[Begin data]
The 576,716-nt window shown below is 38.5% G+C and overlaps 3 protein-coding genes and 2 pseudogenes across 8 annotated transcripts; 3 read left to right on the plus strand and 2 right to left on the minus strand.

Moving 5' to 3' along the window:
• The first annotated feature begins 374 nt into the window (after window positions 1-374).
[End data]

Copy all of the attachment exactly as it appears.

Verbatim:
The 576,716-nt window shown below is 38.5% G+C and overlaps 3 protein-coding genes and 2 pseudogenes across 8 annotated transcripts; 3 read left to right on the plus strand and 2 right to left on the minus strand.

Moving 5' to 3' along the window:
• The first annotated feature begins 374 nt into the window (after window positions 1-374).